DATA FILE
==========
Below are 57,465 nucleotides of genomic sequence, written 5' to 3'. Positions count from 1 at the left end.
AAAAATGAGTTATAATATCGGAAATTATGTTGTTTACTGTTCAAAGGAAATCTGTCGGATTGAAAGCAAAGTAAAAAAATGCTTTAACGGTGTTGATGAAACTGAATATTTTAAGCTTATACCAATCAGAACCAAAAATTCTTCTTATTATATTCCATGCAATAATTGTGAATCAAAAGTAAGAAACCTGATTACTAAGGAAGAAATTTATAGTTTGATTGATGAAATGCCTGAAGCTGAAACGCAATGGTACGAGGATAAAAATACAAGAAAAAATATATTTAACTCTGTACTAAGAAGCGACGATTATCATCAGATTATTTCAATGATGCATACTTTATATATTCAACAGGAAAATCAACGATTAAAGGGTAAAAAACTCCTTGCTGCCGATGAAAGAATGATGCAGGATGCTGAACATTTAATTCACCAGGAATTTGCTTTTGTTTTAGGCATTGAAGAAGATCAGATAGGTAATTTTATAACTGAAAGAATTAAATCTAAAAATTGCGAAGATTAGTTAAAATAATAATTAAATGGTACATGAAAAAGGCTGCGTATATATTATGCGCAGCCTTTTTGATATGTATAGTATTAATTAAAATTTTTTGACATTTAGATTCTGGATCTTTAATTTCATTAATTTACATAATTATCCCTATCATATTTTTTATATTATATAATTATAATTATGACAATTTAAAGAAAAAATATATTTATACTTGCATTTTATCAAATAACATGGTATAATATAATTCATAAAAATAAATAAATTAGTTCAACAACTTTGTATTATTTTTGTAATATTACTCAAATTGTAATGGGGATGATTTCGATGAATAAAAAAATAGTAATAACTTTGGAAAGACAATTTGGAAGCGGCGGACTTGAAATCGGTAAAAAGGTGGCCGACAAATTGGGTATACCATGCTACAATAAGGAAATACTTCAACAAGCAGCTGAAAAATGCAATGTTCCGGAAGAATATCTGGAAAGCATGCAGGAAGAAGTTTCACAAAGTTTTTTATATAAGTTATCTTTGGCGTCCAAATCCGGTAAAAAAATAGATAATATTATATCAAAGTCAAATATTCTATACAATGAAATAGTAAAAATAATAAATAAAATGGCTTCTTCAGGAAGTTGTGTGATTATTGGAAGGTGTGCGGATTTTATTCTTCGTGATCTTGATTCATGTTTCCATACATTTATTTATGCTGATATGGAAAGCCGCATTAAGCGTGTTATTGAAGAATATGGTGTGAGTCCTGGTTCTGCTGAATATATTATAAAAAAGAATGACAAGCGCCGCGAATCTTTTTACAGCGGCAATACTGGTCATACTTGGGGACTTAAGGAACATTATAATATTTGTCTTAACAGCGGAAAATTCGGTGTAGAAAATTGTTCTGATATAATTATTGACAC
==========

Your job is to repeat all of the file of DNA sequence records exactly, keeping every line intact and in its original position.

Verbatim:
Below are 57,465 nucleotides of genomic sequence, written 5' to 3'. Positions count from 1 at the left end.
AAAAATGAGTTATAATATCGGAAATTATGTTGTTTACTGTTCAAAGGAAATCTGTCGGATTGAAAGCAAAGTAAAAAAATGCTTTAACGGTGTTGATGAAACTGAATATTTTAAGCTTATACCAATCAGAACCAAAAATTCTTCTTATTATATTCCATGCAATAATTGTGAATCAAAAGTAAGAAACCTGATTACTAAGGAAGAAATTTATAGTTTGATTGATGAAATGCCTGAAGCTGAAACGCAATGGTACGAGGATAAAAATACAAGAAAAAATATATTTAACTCTGTACTAAGAAGCGACGATTATCATCAGATTATTTCAATGATGCATACTTTATATATTCAACAGGAAAATCAACGATTAAAGGGTAAAAAACTCCTTGCTGCCGATGAAAGAATGATGCAGGATGCTGAACATTTAATTCACCAGGAATTTGCTTTTGTTTTAGGCATTGAAGAAGATCAGATAGGTAATTTTATAACTGAAAGAATTAAATCTAAAAATTGCGAAGATTAGTTAAAATAATAATTAAATGGTACATGAAAAAGGCTGCGTATATATTATGCGCAGCCTTTTTGATATGTATAGTATTAATTAAAATTTTTTGACATTTAGATTCTGGATCTTTAATTTCATTAATTTACATAATTATCCCTATCATATTTTTTATATTATATAATTATAATTATGACAATTTAAAGAAAAAATATATTTATACTTGCATTTTATCAAATAACATGGTATAATATAATTCATAAAAATAAATAAATTAGTTCAACAACTTTGTATTATTTTTGTAATATTACTCAAATTGTAATGGGGATGATTTCGATGAATAAAAAAATAGTAATAACTTTGGAAAGACAATTTGGAAGCGGCGGACTTGAAATCGGTAAAAAGGTGGCCGACAAATTGGGTATACCATGCTACAATAAGGAAATACTTCAACAAGCAGCTGAAAAATGCAATGTTCCGGAAGAATATCTGGAAAGCATGCAGGAAGAAGTTTCACAAAGTTTTTTATATAAGTTATCTTTGGCGTCCAAATCCGGTAAAAAAATAGATAATATTATATCAAAGTCAAATATTCTATACAATGAAATAGTAAAAATAATAAATAAAATGGCTTCTTCAGGAAGTTGTGTGATTATTGGAAGGTGTGCGGATTTTATTCTTCGTGATCTTGATTCATGTTTCCATACATTTATTTATGCTGATATGGAAAGCCGCATTAAGCGTGTTATTGAAGAATATGGTGTGAGTCCTGGTTCTGCTGAATATATTATAAAAAAGAATGACAAGCGCCGCGAATCTTTTTACAGCGGCAATACTGGTCATACTTGGGGACTTAAGGAACATTATAATATTTGTCTTAACAGCGGAAAATTCGGTGTAGAAAATTGTTCTGATATAATTATTGACAC